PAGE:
Going After Wall Street is Good Politics
Latinx voters were an important community to turn out to vote, and also one heavily hit by subprime mortgage lending and the financial collapse in 2008. So we targeted them in the Heller race in Nevada and in two key House races in Texas, against Hurd and Sessions, which we figured would also help Beto’s efforts to turn out the vote. We targeted a multi-racial set of voters in NJ 3, represented by MacArthur, and mostly white voters in Iowa 3, against Young. At the last minute, we also put a smaller amount of resources into the Nebraska 2nd district, against Bacon, working with other progressive groups to help Kara Eastman.
This was a small test and more experimentation is needed in the 2020 cycle, but for progressives looking for a populist message that works, this message works. It worked for undecideds, as well as people already planning to vote for the Democrat. Our callers found that in the House races, the working-class demographic was more than a third undecided, but were moved by this message. Based on the view and engagement rates on social media, and the strongly positive reactions on the phones, we think this program was a major success. Add to that the results in the races we targeted:
- Heller lost by a worse than expected margin to Jacky Rosen.
- Colin Allred’s victory against powerful GOP House incumbent Pete Sessions, a member of the House Republicans’ leadership team, was described by many political analysts as a “major upset.”
- We might be headed to a recount in a race with a razor thin margin in South Texas, a race where Gina Ortiz Jones had been abandoned by most of the big players in the Democratic Party after polls showed her down by 15 points. FAB PAC stayed in the race partly to turn out votes for Beto in that district, partly because Jones was such an impressive candidate that I thought the polls were off, and partly because our message seemed to be really resonating there.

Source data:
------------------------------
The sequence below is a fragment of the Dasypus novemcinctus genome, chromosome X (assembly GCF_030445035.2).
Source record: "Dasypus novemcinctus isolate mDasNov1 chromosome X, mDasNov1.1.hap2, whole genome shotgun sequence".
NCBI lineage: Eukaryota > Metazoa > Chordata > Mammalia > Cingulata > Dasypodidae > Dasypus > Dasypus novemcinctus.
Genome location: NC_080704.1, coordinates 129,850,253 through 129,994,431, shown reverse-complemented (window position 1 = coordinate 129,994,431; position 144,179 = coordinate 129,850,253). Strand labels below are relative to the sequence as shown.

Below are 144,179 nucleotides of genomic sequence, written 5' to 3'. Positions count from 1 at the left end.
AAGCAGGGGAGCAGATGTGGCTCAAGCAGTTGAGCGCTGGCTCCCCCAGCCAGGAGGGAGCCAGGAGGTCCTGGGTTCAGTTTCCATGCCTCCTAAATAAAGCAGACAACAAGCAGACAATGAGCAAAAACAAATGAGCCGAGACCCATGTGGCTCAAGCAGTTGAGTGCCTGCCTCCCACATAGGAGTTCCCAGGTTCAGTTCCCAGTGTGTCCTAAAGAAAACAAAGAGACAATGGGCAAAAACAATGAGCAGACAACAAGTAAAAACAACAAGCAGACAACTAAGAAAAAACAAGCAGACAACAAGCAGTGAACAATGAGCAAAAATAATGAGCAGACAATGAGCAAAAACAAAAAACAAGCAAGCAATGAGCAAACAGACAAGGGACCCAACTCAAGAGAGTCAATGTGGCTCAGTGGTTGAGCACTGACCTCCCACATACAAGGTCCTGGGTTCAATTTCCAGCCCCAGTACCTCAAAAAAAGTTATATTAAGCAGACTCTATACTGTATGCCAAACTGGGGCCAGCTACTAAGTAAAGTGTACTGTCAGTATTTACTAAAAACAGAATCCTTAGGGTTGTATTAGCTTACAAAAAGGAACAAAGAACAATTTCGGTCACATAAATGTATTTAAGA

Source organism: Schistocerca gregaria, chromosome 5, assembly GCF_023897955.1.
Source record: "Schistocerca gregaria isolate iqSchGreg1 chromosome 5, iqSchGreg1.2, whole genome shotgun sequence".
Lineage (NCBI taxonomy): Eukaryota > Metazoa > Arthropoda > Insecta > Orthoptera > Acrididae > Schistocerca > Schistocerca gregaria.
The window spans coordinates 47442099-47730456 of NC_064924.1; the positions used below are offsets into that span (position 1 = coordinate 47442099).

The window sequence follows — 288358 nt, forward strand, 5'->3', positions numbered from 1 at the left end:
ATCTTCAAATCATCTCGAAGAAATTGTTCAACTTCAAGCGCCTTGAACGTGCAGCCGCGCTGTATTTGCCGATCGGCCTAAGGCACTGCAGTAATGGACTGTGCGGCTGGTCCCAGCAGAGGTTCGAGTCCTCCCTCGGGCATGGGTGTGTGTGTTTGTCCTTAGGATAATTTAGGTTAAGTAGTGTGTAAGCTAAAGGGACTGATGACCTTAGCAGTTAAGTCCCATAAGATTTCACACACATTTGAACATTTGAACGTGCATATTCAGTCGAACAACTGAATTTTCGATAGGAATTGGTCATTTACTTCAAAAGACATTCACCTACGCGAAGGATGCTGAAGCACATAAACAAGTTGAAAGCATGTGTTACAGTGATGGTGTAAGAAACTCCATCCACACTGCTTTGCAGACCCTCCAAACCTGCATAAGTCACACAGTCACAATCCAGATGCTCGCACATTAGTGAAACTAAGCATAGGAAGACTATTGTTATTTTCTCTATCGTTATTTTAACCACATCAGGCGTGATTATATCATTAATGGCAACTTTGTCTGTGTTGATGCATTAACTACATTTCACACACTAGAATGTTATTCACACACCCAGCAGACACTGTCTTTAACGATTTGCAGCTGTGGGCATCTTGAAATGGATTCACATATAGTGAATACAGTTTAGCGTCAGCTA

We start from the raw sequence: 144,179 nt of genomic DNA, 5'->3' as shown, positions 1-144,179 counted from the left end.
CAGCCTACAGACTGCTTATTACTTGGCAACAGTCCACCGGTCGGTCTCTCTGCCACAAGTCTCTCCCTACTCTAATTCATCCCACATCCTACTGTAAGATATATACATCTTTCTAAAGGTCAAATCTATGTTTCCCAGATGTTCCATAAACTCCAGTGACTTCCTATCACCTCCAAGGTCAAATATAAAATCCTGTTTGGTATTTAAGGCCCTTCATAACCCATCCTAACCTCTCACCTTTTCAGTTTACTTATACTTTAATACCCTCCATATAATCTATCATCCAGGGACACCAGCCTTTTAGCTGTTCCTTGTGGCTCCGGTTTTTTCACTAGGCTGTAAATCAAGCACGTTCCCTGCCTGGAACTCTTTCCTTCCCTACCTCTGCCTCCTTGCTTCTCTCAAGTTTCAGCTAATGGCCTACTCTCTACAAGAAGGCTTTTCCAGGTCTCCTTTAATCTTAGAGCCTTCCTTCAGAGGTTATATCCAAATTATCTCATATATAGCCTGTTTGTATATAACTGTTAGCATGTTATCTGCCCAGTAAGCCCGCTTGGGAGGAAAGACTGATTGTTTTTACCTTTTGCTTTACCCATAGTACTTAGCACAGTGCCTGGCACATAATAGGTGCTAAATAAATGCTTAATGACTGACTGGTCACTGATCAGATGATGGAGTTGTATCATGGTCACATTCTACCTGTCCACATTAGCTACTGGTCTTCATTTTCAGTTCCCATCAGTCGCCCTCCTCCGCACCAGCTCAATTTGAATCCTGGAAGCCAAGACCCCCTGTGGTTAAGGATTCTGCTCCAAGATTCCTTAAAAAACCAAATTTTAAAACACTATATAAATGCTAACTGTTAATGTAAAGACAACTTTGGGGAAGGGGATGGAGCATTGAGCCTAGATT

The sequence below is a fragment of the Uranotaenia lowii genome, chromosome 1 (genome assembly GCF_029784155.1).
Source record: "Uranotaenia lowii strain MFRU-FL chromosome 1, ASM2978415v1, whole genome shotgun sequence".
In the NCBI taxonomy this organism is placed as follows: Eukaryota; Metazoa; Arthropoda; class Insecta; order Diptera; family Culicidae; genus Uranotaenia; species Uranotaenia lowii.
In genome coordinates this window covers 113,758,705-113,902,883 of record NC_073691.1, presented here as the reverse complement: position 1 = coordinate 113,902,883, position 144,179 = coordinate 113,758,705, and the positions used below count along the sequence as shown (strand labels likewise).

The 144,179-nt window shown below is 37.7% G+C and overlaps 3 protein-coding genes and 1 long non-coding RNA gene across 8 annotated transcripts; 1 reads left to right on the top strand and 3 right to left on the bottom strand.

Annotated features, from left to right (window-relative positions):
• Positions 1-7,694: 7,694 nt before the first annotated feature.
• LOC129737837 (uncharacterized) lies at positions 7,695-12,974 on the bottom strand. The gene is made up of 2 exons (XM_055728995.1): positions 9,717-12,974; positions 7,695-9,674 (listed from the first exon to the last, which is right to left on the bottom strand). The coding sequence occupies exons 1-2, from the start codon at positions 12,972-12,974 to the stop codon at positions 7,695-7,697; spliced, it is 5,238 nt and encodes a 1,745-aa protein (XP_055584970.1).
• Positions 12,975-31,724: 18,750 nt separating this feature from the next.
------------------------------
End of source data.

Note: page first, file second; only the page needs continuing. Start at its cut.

- Cindy Axne’s win was another upset surprise of 2018: her district went solidly for Trump in 2016, and her opponent, David Young, had run a strong campaign.
- The Tom MacArthur/Andy Kim contest was one of the closest in the country all the way through, but most people expected MacArthur to pull it out because he was so strongly established in the district. Health care gets most of the credit here, but based on our telephone conversations, we think the Wall Street issue played an important role here as well.
- In Nebraska 2, most pundits and DC Democratic groups wrote Kara Eastman off early. DailyKos even downgraded the race to Likely Republican the last week before the election. Even though we lost here, Eastman came a lot closer than expected.
As well as Democrats did on health care this year, we are not going to win the presidency and Senate back next year without having a strong economic message. Right now, the Republican Party is favored over the Democratic Party on this issue, in part because voters don’t know what we stand for economically. We need to tell a story about how Trump is trying to divide Americans on the basis of race, and his big money, special interest cronies like the Wall Street banks are using those divisions to distract us, so that they can get even richer and more powerful. We need to tell voters what we are going to do for working folks of all colors to stop big business from exploiting them, and to help them get better jobs, bigger raises, and decent housing at a fair price.
The Race/Class Narrative ideas developed in another study by Demos; Celinda and her colleague Jonathan Voss; Ian Haney Lopez; and Anat Shenker show that we should lead with a narrative that goes straight at the racism and divisiveness of Trump’s Republican Party. This kind of narrative works better than either a vague agenda that barely mentions economic issues on one hand, or an agenda that talks about economic issues, but never mentions the racial issues Trump keeps stoking on the other.